Previous research by Pro Bono Economics estimated that poor numeracy costs the UK (the Exchequer, employers and individuals) £20 billion a year. Further analysis of this research has put the average cost to an individual with low numeracy at £460 a year.

Against this background, National Numeracy has worked with maths specialists and employers to develop an alternative solution: an explicit, national focus on the 'Essentials of Numeracy', that is, the practical maths skills and understanding that everyone needs in order to cope with everyday life and to function well at work. The charity wants its approach to be embedded within workplaces and is seeking to work with businesses and other organisations to help them identify poor numeracy skills, tackle negative attitudes to maths and support those employees and clients who need to improve.

The resources it offers are based on the charity's online National Numeracy Challenge which is also available for individuals to use directly. So far around 100,000 people have begun to check their numeracy online using the Challenge and of those who have used the resources available, three-quarters have improved their numeracy. Having seen that it works, the charity now wants to scale up the initiative to reach many more people.

Andy Haldane, chief economist at the Bank of England and a trustee of National Numeracy, said: "Poor numeracy can hit workplace productivity and also has profound economic and social effects for households who fall into problems with debt and financial hardship. Data from the 100,000 who have already engaged with the National Numeracy Challenge shows that improving basic numeracy online at low marginal cost is possible. The Essentials of Numeracy report is a key milestone to begin to tackle these important societal issues. Next, we need to see such initiatives on scale to bring about real improvements to support the economy."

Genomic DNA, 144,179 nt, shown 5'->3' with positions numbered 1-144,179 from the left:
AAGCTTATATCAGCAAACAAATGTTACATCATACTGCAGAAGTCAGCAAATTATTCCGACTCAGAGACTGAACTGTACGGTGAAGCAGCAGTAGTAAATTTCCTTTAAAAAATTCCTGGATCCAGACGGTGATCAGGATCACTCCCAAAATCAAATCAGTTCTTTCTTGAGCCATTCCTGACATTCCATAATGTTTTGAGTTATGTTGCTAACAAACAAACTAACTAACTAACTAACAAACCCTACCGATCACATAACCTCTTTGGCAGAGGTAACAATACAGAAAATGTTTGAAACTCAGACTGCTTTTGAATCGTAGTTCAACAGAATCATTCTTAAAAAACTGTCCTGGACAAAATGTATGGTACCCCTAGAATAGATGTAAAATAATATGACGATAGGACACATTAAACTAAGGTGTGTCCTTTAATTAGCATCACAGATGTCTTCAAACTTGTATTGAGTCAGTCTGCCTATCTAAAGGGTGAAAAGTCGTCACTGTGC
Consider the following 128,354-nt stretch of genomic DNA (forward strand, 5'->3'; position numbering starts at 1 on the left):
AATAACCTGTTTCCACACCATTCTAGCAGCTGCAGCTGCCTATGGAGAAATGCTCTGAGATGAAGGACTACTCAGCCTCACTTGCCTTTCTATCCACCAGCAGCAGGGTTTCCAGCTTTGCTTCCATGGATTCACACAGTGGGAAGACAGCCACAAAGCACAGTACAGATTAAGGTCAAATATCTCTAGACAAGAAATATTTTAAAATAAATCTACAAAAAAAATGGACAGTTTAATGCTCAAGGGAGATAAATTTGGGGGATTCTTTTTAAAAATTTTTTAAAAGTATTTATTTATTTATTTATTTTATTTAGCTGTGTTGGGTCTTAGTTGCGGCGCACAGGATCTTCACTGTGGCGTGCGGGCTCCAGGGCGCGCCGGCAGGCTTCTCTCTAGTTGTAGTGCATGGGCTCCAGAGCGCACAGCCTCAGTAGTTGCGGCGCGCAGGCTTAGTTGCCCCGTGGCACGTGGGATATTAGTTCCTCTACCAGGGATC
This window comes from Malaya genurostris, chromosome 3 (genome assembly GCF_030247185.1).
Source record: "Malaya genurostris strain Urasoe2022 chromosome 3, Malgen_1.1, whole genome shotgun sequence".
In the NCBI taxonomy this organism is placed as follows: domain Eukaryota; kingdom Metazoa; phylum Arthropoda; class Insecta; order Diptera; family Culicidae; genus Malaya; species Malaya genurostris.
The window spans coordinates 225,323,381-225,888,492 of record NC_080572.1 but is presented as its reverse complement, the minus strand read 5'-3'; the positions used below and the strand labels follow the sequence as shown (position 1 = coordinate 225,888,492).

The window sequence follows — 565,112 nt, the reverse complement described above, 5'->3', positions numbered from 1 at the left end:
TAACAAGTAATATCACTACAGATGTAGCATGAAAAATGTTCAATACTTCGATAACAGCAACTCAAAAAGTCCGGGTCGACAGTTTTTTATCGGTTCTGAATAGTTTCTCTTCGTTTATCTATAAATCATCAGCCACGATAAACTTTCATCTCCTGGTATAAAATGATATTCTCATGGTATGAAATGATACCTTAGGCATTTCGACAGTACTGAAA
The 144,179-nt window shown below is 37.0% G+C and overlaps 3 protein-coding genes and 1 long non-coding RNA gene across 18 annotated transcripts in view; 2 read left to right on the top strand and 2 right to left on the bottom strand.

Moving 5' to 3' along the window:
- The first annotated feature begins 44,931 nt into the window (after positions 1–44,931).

Mike Ellicock, chief executive at National Numeracy, said: "Now, more than ever, we need new solutions to this very old problem. With Brexit on the horizon, better number skills are a blatantly obvious requirement for upping the UK's game in terms of productivity. We know that millions of people have a real fear of numbers - but we can help everyone to overcome this and get the Essentials of Numeracy. For this we need people to 'just do it', employers to recognise the numeracy deficit within their own workplace and work with us to remedy it. And we want government to acknowledge the scale and urgency of the problem and support us in action to crack it."

In her foreword to the report, Melanie Richards, vice-chair of KPMG UK, said: "Many of the 17 million adults with poor numeracy are now out of reach to the education system, meaning employers must play their part too. Businesses have a vital role to play in helping the millions of adults held back by a lack of basic numeracy….If we are to solve the UK's long-standing productivity puzzle, improving basic skills in the workforce will be a key challenge for the business community to tackle."